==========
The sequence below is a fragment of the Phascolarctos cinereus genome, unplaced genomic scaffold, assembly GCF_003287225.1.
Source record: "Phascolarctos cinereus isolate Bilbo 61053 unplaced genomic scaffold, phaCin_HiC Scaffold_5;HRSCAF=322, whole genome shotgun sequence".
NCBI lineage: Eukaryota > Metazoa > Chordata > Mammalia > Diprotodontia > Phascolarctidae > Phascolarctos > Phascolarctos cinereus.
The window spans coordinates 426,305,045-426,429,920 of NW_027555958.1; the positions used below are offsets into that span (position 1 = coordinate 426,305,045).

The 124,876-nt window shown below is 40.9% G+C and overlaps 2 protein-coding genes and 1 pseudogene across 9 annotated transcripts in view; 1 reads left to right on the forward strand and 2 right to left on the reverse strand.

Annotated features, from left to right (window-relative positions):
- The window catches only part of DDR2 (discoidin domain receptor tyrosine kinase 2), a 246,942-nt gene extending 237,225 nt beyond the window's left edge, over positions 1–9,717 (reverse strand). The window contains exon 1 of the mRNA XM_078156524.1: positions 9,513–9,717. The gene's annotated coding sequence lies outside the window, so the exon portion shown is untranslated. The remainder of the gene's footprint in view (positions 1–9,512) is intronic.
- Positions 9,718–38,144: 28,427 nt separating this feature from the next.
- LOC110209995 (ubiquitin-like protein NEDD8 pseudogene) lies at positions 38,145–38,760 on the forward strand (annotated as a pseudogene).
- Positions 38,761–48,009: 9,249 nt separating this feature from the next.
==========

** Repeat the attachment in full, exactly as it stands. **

The sequence below is a fragment of the Phascolarctos cinereus genome, unplaced genomic scaffold, assembly GCF_003287225.1.
Source record: "Phascolarctos cinereus isolate Bilbo 61053 unplaced genomic scaffold, phaCin_HiC Scaffold_5;HRSCAF=322, whole genome shotgun sequence".
NCBI lineage: Eukaryota > Metazoa > Chordata > Mammalia > Diprotodontia > Phascolarctidae > Phascolarctos > Phascolarctos cinereus.
The window spans coordinates 426,305,045-426,429,920 of NW_027555958.1; the positions used below are offsets into that span (position 1 = coordinate 426,305,045).

The 124,876-nt window shown below is 40.9% G+C and overlaps 2 protein-coding genes and 1 pseudogene across 9 annotated transcripts in view; 1 reads left to right on the forward strand and 2 right to left on the reverse strand.

Annotated features, from left to right (window-relative positions):
- The window catches only part of DDR2 (discoidin domain receptor tyrosine kinase 2), a 246,942-nt gene extending 237,225 nt beyond the window's left edge, over positions 1–9,717 (reverse strand). The window contains exon 1 of the mRNA XM_078156524.1: positions 9,513–9,717. The gene's annotated coding sequence lies outside the window, so the exon portion shown is untranslated. The remainder of the gene's footprint in view (positions 1–9,512) is intronic.
- Positions 9,718–38,144: 28,427 nt separating this feature from the next.
- LOC110209995 (ubiquitin-like protein NEDD8 pseudogene) lies at positions 38,145–38,760 on the forward strand (annotated as a pseudogene).
- Positions 38,761–48,009: 9,249 nt separating this feature from the next.